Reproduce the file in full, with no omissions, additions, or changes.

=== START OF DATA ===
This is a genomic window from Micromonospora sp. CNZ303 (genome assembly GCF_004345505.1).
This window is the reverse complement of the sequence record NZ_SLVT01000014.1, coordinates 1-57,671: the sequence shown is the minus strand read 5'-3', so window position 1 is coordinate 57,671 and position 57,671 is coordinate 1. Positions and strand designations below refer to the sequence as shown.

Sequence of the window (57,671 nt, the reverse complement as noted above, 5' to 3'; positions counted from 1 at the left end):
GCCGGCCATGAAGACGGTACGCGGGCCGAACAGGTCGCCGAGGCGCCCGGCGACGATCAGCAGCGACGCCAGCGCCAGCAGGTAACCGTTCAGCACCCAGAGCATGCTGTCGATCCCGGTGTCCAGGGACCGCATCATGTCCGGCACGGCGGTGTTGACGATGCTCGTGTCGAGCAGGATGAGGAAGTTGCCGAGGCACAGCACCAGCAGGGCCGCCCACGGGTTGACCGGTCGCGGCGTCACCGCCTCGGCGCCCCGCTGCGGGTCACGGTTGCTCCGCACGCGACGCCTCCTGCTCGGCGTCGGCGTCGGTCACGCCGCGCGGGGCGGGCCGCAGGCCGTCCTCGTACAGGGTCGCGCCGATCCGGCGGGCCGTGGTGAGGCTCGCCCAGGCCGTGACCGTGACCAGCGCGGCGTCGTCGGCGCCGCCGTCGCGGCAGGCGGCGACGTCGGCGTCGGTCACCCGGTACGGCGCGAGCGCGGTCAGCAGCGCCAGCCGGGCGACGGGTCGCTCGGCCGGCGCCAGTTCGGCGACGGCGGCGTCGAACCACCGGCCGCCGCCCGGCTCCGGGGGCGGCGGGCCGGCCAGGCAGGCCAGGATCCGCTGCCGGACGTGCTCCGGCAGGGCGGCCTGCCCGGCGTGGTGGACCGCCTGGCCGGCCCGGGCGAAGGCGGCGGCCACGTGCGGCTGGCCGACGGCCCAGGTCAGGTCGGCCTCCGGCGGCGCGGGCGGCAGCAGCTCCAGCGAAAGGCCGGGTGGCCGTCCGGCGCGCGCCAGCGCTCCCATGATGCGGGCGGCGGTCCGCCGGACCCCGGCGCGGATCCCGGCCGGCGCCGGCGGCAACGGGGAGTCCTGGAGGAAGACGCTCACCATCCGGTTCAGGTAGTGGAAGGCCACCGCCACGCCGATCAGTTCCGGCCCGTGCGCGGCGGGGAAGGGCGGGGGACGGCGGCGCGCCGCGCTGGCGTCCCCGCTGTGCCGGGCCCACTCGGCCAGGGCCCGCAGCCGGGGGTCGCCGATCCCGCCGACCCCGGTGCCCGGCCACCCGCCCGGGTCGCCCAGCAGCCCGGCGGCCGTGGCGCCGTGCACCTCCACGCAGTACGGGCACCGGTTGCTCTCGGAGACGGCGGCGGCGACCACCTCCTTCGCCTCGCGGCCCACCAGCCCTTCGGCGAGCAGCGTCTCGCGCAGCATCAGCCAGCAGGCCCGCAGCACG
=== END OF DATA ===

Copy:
This is a genomic window from Micromonospora sp. CNZ303 (genome assembly GCF_004345505.1).
This window is the reverse complement of the sequence record NZ_SLVT01000014.1, coordinates 1-57,671: the sequence shown is the minus strand read 5'-3', so window position 1 is coordinate 57,671 and position 57,671 is coordinate 1. Positions and strand designations below refer to the sequence as shown.

Sequence of the window (57,671 nt, the reverse complement as noted above, 5' to 3'; positions counted from 1 at the left end):
GCCGGCCATGAAGACGGTACGCGGGCCGAACAGGTCGCCGAGGCGCCCGGCGACGATCAGCAGCGACGCCAGCGCCAGCAGGTAACCGTTCAGCACCCAGAGCATGCTGTCGATCCCGGTGTCCAGGGACCGCATCATGTCCGGCACGGCGGTGTTGACGATGCTCGTGTCGAGCAGGATGAGGAAGTTGCCGAGGCACAGCACCAGCAGGGCCGCCCACGGGTTGACCGGTCGCGGCGTCACCGCCTCGGCGCCCCGCTGCGGGTCACGGTTGCTCCGCACGCGACGCCTCCTGCTCGGCGTCGGCGTCGGTCACGCCGCGCGGGGCGGGCCGCAGGCCGTCCTCGTACAGGGTCGCGCCGATCCGGCGGGCCGTGGTGAGGCTCGCCCAGGCCGTGACCGTGACCAGCGCGGCGTCGTCGGCGCCGCCGTCGCGGCAGGCGGCGACGTCGGCGTCGGTCACCCGGTACGGCGCGAGCGCGGTCAGCAGCGCCAGCCGGGCGACGGGTCGCTCGGCCGGCGCCAGTTCGGCGACGGCGGCGTCGAACCACCGGCCGCCGCCCGGCTCCGGGGGCGGCGGGCCGGCCAGGCAGGCCAGGATCCGCTGCCGGACGTGCTCCGGCAGGGCGGCCTGCCCGGCGTGGTGGACCGCCTGGCCGGCCCGGGCGAAGGCGGCGGCCACGTGCGGCTGGCCGACGGCCCAGGTCAGGTCGGCCTCCGGCGGCGCGGGCGGCAGCAGCTCCAGCGAAAGGCCGGGTGGCCGTCCGGCGCGCGCCAGCGCTCCCATGATGCGGGCGGCGGTCCGCCGGACCCCGGCGCGGATCCCGGCCGGCGCCGGCGGCAACGGGGAGTCCTGGAGGAAGACGCTCACCATCCGGTTCAGGTAGTGGAAGGCCACCGCCACGCCGATCAGTTCCGGCCCGTGCGCGGCGGGGAAGGGCGGGGGACGGCGGCGCGCCGCGCTGGCGTCCCCGCTGTGCCGGGCCCACTCGGCCAGGGCCCGCAGCCGGGGGTCGCCGATCCCGCCGACCCCGGTGCCCGGCCACCCGCCCGGGTCGCCCAGCAGCCCGGCGGCCGTGGCGCCGTGCACCTCCACGCAGTACGGGCACCGGTTGCTCTCGGAGACGGCGGCGGCGACCACCTCCTTCGCCTCGCGGCCCACCAGCCCTTCGGCGAGCAGCGTCTCGCGCAGCATCAGCCAGCAGGCCCGCAGCACG